Contingency Theory – Leadership Theories Series

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contingency theory
contingency theory

Use contingency theory to assess how favorable or unfavorable your situation is and identify which factors you need to address to improve the situation.

Fred Fiedler’s contingency theory tries to match leaders to posts in which they will be successful. It’s called contingency theory because it suggests that a leader’s effectiveness will be contingent upon how well their style of leadership fits the post they hold.

The favourableness of the post is assessed using three factors:

  1. The relationship between the leader and their followers. Is it good, bad or indifferent?
  2. The level of structure in the work undertaken by the followers. For example, work in any fast food chain is highly structured with written instructions on how to complete every process. Compare that to a marketing manager for an arts organization who is given wide discretion in how to do their job — low structure.
  3. The positional power of the leader. That is, to what extent the leader can punish or reward followers?

Taken together the above factors describe how favorable the situation is to the leader. Fiedler argues that situations are most favorable when there are good leader/follower relations, the task is well defined and there is strong leadership position power. Situations are unfavorable when leader/staff relationships are poor, the task is unstructured and the leader has weak positional power.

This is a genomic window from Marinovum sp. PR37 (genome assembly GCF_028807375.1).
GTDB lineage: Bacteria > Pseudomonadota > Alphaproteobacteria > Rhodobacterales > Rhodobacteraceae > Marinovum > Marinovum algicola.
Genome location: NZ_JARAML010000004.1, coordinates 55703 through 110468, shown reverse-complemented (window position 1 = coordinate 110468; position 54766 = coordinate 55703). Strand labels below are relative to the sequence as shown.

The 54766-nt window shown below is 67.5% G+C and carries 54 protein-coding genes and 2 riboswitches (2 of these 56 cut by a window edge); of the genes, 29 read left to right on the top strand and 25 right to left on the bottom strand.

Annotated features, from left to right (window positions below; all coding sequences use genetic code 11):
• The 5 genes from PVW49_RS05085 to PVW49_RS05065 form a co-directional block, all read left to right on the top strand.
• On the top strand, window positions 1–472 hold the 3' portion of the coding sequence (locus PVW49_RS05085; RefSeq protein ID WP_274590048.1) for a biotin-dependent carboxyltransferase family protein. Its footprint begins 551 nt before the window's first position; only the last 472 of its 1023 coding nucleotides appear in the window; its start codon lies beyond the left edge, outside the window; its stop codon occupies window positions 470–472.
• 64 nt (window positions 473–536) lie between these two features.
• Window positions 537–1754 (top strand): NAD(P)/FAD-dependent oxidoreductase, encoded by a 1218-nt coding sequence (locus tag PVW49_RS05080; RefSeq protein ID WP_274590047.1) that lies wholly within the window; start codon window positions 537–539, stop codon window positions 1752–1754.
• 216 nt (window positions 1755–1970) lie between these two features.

How to use the contingency theory

Use contingency theory to analyze your position and identify the source of any problems you face. Is it the staff, the nature of the work, your lack of power or a combination of all three that is the problem. Once you have identified the problem, devise a course of action to resolve the issue.

Often it’s just one person that is the problem. Usually, they see themselves as the unofficial leader of the team and are afraid of losing their power, Either win them over or, if that fails, use all your powers to bring them into line. But once you start such a struggle you have to win. Lose and you are finished.

If it’s the nature of the work that makes it difficult to control the actions of staff, establish procedures that require them to report to you regularly on their progress/performance. Also set clear limits to the discretion they can exercise.

Power is seldom given to you, you have to take it. So use the power/authority that comes with your position to sort the problem out. Few will dispute your right to use it.

Contingency theory suggests that when you find yourself in an unfavorable situation you should change the situation not your leadership approach. You may decide that in many situations it is quicker and easier to change your leadership approach.

Questions to ask

  1. Is there a single person or issue that is the source of the problems I face?
  2. Is the job for me? It may genuinely be the case that you are not suited to this particular post. If so, get out.

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